PHOENIX — Attorneys for news organizations squared off in court Wednesday with prosecutors over their refusal to release documents that explain the case against a man arrested last week in a string of Phoenix serial killings.
Judge Scott McCoy said Wednesday that he intends to rule “very soon” on the media request to make public the record in the case against Aaron Juan Saucedo, who is accused of killing nine people.
Police claim Saucedo opened fire on random victims after dark in predominantly Hispanic neighborhoods of Phoenix last year.
The killings terrified residents and prompted some of them to stay inside at night. Authorities said the victims were fired upon by a man who was sitting in a car or had just stepped out of his vehicle. The killings occurred over nearly a one-year period starting in August 2015.
Police arrested Saucedo last week.
They provided very little information about what evidence links him to the crimes, refusing to release a document that explains the probable cause to back up a criminal charge. Such documents are typically available to the public after an arrest.
The Associated Press, Arizona Republic and five TV stations have argued they have a right to view the document and that prosecutors could conceal specific names or details within the record if they have concerns about such information being released.
Advocates in the Phoenix neighborhood where most of the attacks occurred have also asked for more information to be released, citing an investigation into a spate of freeway shootings in 2015. A suspect spent several months in jail in the shootings before the case was dismissed by prosecutors.
Prosecutors said the documents in the current case should remain sealed to protect the integrity of the investigation and the rights of both Saucedo and the victims of the serial shootings. An attorney for Saucedo said his client opposes the release of the documents.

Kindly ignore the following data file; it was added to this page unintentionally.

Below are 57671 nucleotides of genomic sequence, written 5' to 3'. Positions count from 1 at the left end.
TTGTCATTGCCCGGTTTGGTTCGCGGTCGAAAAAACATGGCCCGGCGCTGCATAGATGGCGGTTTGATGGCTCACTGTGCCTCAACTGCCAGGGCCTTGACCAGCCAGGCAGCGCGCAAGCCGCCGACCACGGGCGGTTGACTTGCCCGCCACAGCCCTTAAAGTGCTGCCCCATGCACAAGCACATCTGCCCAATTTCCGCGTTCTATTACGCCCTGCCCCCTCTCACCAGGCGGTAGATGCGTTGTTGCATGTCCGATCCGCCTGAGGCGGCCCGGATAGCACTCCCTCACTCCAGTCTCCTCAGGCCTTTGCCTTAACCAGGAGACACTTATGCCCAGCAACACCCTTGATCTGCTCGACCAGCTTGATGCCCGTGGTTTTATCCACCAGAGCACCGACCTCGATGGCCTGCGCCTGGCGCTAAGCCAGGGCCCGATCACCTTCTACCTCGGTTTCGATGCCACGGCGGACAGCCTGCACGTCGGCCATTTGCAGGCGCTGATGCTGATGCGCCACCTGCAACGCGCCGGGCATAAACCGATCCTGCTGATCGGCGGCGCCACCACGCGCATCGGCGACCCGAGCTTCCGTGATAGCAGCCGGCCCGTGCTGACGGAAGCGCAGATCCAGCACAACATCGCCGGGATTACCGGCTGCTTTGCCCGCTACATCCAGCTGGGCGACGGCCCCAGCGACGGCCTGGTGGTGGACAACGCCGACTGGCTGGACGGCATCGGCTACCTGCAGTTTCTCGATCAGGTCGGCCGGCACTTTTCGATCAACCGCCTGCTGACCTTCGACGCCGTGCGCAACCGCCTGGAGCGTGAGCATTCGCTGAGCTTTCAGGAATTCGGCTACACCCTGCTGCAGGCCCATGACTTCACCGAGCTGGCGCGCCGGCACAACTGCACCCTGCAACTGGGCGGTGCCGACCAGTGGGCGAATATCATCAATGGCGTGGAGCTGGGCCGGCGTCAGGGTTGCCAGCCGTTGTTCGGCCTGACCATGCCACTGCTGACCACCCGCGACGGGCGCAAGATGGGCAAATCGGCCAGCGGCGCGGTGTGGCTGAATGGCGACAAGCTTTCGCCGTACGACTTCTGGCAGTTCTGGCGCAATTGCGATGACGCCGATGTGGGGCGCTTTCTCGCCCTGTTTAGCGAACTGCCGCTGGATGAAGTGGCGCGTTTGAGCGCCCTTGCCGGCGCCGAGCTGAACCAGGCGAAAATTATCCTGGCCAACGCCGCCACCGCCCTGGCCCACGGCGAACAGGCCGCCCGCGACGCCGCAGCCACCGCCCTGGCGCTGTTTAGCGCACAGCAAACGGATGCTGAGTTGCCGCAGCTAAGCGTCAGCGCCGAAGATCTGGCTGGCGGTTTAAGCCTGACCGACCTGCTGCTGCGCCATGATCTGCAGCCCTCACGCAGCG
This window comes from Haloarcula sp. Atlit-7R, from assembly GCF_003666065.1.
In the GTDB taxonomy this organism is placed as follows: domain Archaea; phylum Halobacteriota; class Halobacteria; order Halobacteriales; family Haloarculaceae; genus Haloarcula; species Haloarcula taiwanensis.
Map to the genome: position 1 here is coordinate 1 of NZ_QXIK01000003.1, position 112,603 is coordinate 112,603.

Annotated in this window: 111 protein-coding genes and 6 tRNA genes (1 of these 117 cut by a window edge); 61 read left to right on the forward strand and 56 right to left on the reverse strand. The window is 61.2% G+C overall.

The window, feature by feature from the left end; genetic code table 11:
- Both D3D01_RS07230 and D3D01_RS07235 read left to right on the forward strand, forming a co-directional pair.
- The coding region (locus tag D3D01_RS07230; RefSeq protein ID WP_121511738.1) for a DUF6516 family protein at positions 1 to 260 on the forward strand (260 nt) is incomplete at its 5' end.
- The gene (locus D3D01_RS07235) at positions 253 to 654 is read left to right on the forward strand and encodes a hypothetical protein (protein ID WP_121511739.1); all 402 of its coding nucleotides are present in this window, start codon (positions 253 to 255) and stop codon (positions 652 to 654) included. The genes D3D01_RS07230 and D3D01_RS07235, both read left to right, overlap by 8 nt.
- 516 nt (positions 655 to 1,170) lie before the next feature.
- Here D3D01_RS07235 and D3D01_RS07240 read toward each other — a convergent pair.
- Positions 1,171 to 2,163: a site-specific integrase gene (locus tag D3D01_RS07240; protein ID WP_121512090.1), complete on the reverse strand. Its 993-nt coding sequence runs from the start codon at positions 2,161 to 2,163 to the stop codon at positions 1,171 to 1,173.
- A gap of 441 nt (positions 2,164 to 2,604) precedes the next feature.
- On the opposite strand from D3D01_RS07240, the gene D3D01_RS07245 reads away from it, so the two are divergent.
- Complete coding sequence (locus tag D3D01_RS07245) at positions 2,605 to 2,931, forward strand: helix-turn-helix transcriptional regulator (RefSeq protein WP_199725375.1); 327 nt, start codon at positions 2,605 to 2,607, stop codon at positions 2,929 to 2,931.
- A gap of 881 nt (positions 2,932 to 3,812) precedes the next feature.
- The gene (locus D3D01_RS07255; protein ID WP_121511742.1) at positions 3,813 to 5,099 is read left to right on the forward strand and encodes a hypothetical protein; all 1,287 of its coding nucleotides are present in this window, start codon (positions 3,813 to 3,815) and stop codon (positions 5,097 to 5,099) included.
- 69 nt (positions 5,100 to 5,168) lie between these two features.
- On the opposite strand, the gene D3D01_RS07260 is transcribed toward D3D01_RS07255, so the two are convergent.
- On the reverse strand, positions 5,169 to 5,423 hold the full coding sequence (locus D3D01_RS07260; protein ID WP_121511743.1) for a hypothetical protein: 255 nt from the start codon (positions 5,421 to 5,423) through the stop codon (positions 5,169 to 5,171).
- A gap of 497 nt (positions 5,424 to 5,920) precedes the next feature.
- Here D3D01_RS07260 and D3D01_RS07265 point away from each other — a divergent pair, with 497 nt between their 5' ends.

Saucedo has been charged with murder in one killing. He also was booked on suspicion of murder in eight other shooting deaths, but charges haven’t yet been filed in those crimes. Saucedo declared in a brief court hearing last week that he was innocent of the crimes.
Prosecutors said the investigation continues and they are still trying to determine whether to bring more charges against Saucedo, and that keeping the documents under seal will allow the case to proceed without being compromised.
In arguing her case, prosecutor Patricia Stevens pointed to recent reporting by the Arizona Republic. Reporters showed a photo of Saucedo to one of the witnesses, who told the newspaper the mugshot didn’t look like the shooter.
“By doing what they have done, they have interfered with this investigation,” Stevens said.
Media attorney Craig Hoffman said reporters did not compromise the investigation.
It’s not unusual for reporters to talk to witnesses and victims of crime as part of their news gathering efforts.
Hoffman said it wasn’t enough for prosecutors to say releasing the record would compromise the investigation. He said prosecutors would have to show how releasing the document would cause harm.
Tim Agan, an attorney representing Saucedo, said his client would like to keep the document sealed until at least Saucedo is charged with additional crimes.
Agan said releasing the document now could prejudice his client, especially if in the end he isn’t charged with the additional crimes.
The news organizations seeking the release of the records are The Associated Press, The Arizona Republic, ABC15 (KNXV-TV), Azfamily.com (KTVK-TV), CBS 5 (KPHO-TV), Telemundo of Arizona and 12 News (KPNX-TV).
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